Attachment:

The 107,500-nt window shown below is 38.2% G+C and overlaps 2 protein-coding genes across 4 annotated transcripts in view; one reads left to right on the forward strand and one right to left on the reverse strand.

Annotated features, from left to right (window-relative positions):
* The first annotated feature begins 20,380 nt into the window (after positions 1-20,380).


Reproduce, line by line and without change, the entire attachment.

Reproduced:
The 107,500-nt window shown below is 38.2% G+C and overlaps 2 protein-coding genes across 4 annotated transcripts in view; one reads left to right on the forward strand and one right to left on the reverse strand.

Annotated features, from left to right (window-relative positions):
* The first annotated feature begins 20,380 nt into the window (after positions 1-20,380).